So they are still essentially men and women of peace (unless, I suppose, they ascribe to a god of War or Murder). All of the text quoted above no doubt seeded the minds of many RPG gamers with notions of how to roleplay their clerics. Gone, however, are the requirements for 'face time' with their gods to acquire their most powerful spells. Gone too are the details of the penalties Gygax suggested for players who do not roleplay their cleric characters accordingly (at least in the PHB, see below).
"The cleric receives his spells as insight directly from his deity (the deity does not need to make a personal appearance to grant the spells the cleric prays for), as a sign of and reward for his faith, so he must take care not to abuse his power lest it be taken away as punishment." -- 2E AD&D PHB
OK, they can still loose their spells - but the assertion is somewhat vague as to how this can happen. In my opinion, the evolution of roleplaying as a core component of D&D is clearly evident, but now the designers are also beginning to reach back to some of the values of OD&D. I'm thinking of Timothy Kask's paradigm of "wing it as best you can". The 1E AD&D Dungeon Masters Guide outlined some fairly harsh penalties for roleplaying your cleric badly, which included forced alignment changes and even character death in extreme cases. The heavy-handed rules of 1E AD&D Gygax may have begun to give way a bit to the more open mindset of Cook's 2E AD&D, but this is later corrected when The Complete Priest's Handbook is released in 1990.

The biggest change from playing 1E AD&D clerics to playing 2E AD&D clerics came in 1990 with the release of The Complete Priest's Handbook. All of a sudden, players and DMs alike had hundreds of pages of detailed information about clerics and druids (and other variations) that included guidelines and tips for roleplaying them, new spells, new 'kits', and new gear. The book even features an entire chapter titled "Role-Playing" that goes into incredible detail about the different ways a player might enjoy roleplaying this venerable class of D&D.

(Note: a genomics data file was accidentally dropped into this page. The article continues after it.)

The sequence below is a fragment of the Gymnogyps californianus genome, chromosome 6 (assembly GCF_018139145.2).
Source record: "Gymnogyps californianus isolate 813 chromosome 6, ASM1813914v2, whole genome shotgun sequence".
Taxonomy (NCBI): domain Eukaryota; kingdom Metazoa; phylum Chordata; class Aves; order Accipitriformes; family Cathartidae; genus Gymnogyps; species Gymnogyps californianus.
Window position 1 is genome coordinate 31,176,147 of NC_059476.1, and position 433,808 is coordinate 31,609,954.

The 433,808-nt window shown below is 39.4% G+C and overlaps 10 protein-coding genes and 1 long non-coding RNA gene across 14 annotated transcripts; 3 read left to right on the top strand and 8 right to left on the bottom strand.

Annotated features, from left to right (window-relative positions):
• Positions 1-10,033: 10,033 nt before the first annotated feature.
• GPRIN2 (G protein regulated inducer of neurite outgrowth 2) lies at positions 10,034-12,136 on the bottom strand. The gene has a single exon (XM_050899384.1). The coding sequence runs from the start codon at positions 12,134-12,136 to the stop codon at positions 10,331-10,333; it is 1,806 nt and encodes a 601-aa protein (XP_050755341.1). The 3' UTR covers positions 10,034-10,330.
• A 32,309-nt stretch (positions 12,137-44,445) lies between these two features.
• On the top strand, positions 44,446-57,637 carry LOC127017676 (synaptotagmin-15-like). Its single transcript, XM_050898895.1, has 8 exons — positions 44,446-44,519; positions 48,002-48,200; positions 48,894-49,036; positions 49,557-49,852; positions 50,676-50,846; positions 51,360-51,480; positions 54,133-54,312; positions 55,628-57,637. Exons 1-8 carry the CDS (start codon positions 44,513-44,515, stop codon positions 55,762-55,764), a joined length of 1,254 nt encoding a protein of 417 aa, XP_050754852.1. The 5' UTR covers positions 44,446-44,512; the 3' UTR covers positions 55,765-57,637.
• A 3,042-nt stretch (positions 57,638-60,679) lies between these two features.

"In this supplement, we're going to elaborate on what the priest (including the cleric) is to the campaign, to the setting's civilization, and to the adventuring party. We'll be providing guidelines for the DM to work up the cleric's faith: The god or philosophy he serves, the rules and mores he follows, the duties he practices, the restrictions he suffers, the powers he possesses, and the relations he and the others of his faith have with the followers of other faiths ... We'll talk about role-playing the priest character. Certainly, priest characters don't have to have the same sort of identical personality (the kindly father-confessor with the bloody mace in his hand) which many players imagine them all to have." -- The Complete Priest's Handbook (1990).
With regards to role-playing clerics in your campaign - for the first time novice players could get inspiration from eight different priest personality archetypes presented in this book. In turn, by working with their DM, they could establish a set of ethics and codes of conduct for their cleric to adhere to during the course of the campaign. Roleplaying the priest character "correctly" was still the rule of the day, but the DM and the player were given the flexibility (options galore!) to decide what 'correctly' meant beforehand.